I think the sheepskin effect is strong evidence in favor of the signaling model of education.  Modeled Behavior’s Adam Ozimek’s not so sure:

[W]hat does it tell you about someone when they have invested a lot of
money into college, come very close to collecting the payoff, but then
failed to do so 75% through their senior year? Is the only difference
between this person and someone who finishes college really just the
small amount of extra education and the sheepskin effect? It seems
extremely likely to me that someone who fails to collect their
sheepskin effect is going to be systematically very different from
someone who has, and most of the plausible differences I can imagine
will tend to decrease future wages for the dropout.

In other words:

[P]eople who drop out at 96% have more wrong with them than just having 4%
less education than graduates. If u could cause random drop outs at 96%
completion you would observe a much smaller sheepskin effect.

My reply:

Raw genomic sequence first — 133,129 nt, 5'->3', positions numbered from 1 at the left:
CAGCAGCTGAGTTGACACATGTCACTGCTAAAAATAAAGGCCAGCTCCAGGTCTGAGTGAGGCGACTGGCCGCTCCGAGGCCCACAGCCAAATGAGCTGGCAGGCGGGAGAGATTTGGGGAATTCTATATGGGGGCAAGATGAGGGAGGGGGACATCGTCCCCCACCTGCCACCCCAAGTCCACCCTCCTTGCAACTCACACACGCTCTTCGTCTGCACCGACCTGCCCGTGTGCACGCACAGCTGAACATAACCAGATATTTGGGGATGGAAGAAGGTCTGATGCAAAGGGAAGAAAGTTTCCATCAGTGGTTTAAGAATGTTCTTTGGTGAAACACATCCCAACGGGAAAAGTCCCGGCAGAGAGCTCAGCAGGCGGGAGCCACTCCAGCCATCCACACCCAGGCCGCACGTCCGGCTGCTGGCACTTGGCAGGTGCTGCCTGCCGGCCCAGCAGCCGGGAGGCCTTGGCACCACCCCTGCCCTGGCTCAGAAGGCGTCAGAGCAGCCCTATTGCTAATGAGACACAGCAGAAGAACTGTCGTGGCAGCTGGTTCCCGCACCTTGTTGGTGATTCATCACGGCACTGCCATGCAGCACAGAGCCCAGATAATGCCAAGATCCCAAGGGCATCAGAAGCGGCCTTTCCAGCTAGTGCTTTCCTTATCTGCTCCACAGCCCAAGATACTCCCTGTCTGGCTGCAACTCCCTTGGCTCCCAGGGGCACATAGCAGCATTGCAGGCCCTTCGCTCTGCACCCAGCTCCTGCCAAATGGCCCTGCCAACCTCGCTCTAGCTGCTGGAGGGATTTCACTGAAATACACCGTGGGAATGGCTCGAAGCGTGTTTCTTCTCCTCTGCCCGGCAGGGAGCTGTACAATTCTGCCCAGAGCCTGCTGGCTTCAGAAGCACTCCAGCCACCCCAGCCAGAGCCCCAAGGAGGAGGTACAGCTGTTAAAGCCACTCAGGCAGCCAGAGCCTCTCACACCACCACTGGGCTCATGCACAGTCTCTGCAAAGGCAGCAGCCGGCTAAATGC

1. If Adam is right, he’s still making a massive concession to education skeptics.  According to the David Card consensus, standard OLS estimates of the return to education are, if anything, underestimates; ability bias is basically a myth.  Adam’s story directly contradicts this consensus.  He’s saying, contrary to most people in this literature, that pushing people with 15 years of school to wrap up their B.A. would have an unusually small payoff for them.

In short, Adam and I both interpret the sheepskin effect as evidence against the orthodox human capital view.  We’re just disagreeing about why the orthodox human capital view is wrong.

2. OK, so why is the orthodox human capital view wrong: ability bias, signaling, or a mix of the two?  Both stories predict that people who fail to finish degrees will, on average, be a lot less productive than people who finish.  The key controversy: In a pure ability story, employers can cheaply and accurately detect a “diamond in the rough” – a student who failed to finish his degree, but nevertheless had all the Right Stuff to do so.  In the pure signaling story, employers must utterly lack this diamond-detection ability; the only way to convince them you have the Right Stuff is to actually finish your degree.

Adam grants that signaling plays some role in the skeepskin effect.  I’ll grant that ability bias plays a role.  But all things considered, signaling seems a lot more important.  Detecting diamonds in the rough isn’t impossible.  But it’s very difficult – especially when employers use credentials to decide whether to interview people in the first place. 

But maybe I’m wrong.  So tell us, dear readers: Where would you be today if external forces prevented you from finishing your degree?